Other spider species might not be as lucky with their sight. Many have color vision that isn’t strong or they only see two colors (dichromatic vision). This means they don’t rely on their eyes as much to find food or avoid danger.

Instead, these spiders use other senses like feeling vibrations or moving air to understand what’s happening around them. Each spider is unique in how it sees and reacts to its environment based on its own set of eye tools.

Night Vision in Spiders

A spider patiently waits in the darkness, its eyes glowing.

Spiders have limited night vision, with some species having better eyesight than others in low-light conditions. While most spiders rely on other sensory adaptations to navigate and hunt in the dark, there are exceptions with notable night vision capabilities.

Limited Light-Dark Detection

Most spiders find it hard to see in the dark. They have eyes that can’t catch much light when it’s very dim. This makes their night vision weak compared to other animals active at night.

Their large primary eyes do give them some ability to make out images, but they don’t work well without light.

Even though these creatures are often out hunting after the sun goes down, they don’t rely on their sight as much as you might think. Instead, they use their excellent sense of touch and hearing to know what is around them in the dark.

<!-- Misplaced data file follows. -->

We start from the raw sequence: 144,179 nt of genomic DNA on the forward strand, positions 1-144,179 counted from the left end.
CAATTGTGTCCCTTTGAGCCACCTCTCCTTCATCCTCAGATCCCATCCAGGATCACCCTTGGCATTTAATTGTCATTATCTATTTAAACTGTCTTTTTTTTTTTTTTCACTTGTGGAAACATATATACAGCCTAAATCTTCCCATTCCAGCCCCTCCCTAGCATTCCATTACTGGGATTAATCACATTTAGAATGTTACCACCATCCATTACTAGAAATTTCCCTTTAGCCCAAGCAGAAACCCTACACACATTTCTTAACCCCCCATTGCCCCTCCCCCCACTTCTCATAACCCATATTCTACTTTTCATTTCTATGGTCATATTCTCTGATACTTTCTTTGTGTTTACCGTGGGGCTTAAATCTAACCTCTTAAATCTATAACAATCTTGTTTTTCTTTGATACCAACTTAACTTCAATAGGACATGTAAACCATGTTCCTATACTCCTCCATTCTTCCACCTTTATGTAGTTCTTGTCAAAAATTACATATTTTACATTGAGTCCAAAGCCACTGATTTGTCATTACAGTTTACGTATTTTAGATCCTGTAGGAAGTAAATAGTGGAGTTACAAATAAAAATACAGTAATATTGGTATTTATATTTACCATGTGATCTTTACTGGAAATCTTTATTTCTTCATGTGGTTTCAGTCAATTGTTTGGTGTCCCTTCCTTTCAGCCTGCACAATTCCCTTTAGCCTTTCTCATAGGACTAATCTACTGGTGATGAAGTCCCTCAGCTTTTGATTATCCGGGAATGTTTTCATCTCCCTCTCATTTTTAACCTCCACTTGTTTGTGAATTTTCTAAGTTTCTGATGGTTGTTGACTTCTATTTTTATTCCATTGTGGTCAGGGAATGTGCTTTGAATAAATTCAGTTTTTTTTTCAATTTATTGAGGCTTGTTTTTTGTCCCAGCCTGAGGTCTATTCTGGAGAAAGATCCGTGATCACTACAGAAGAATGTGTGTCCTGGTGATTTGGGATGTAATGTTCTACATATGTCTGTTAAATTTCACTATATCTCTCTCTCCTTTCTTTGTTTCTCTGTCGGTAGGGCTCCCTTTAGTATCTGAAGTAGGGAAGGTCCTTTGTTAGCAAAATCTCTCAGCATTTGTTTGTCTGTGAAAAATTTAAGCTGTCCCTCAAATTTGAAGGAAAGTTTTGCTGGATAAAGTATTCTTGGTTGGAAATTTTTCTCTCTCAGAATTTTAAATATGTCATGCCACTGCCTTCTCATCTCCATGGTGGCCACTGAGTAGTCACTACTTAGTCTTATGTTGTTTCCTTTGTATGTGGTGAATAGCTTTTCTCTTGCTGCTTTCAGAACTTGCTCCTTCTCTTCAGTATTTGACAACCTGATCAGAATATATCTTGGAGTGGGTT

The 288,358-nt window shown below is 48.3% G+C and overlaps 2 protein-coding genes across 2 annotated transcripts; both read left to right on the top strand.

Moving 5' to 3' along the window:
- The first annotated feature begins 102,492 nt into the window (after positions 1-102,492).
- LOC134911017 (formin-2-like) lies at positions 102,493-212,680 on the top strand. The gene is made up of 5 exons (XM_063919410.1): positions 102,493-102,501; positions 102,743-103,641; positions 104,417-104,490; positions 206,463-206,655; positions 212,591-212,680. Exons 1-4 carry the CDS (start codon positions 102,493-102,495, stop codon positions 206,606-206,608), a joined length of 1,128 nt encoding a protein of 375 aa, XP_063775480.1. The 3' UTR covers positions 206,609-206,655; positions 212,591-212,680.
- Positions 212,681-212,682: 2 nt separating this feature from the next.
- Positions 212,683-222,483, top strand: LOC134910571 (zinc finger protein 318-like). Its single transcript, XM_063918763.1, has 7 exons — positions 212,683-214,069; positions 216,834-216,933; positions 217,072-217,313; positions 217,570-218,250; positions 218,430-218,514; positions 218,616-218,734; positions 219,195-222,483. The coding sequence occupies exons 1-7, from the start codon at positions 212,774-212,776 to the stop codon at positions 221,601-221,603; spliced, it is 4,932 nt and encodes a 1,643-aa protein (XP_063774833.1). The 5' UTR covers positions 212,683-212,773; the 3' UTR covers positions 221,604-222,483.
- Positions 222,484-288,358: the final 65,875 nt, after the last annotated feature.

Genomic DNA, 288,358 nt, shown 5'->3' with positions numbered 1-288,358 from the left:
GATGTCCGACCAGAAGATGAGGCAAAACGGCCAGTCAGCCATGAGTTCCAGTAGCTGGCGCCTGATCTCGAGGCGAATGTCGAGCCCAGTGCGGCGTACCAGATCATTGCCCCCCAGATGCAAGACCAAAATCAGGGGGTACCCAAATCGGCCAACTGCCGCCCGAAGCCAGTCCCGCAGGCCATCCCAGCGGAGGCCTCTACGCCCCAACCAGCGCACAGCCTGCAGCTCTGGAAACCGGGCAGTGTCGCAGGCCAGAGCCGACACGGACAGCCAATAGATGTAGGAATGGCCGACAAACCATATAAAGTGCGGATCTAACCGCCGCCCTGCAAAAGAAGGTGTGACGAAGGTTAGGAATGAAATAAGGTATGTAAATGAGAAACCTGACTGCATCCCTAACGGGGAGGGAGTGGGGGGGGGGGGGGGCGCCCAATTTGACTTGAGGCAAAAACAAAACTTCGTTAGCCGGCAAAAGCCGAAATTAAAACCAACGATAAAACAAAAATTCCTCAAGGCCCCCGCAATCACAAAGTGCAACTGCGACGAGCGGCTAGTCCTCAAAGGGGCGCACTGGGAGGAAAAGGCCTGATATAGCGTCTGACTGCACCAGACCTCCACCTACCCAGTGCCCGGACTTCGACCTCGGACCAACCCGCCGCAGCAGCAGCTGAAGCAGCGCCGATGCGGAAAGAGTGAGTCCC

Exceptions with Notable Eyesight

Despite the general rule of limited night vision in spiders, there are some exceptions with remarkable eyesight. These exceptional cases showcase the fascinating diversity of spider vision and its adaptability to different environments and hunting strategies.

  1. Jumping Spiders (Salticidae): These spiders have excellent vision due to their large, front-facing eyes equipped with high-resolution retinas. They can see in color and possess remarkable depth perception, allowing them to accurately judge distances when pouncing on prey.
  2. Ogre-Faced Spider: This nocturnal hunter has enlarged secondary eyes that aid in capturing prey using a unique web held between its front legs. These eyes are adapted to gather as much light as possible, enhancing the spider’s ability to see in low-light conditions.
  3. Wolf Spider: Some species of wolf spiders possess keen eyesight, enabling them to actively hunt at night. Their large forward-facing eyes provide them with a wide field of view and improved visual acuity compared to many other nocturnal spiders.
  4. Net-Casting Spiders: These spiders have evolved specialized vision for nocturnal hunting, utilizing a combination of acute hearing and exceptional night vision to accurately capture prey by casting a silk net from above.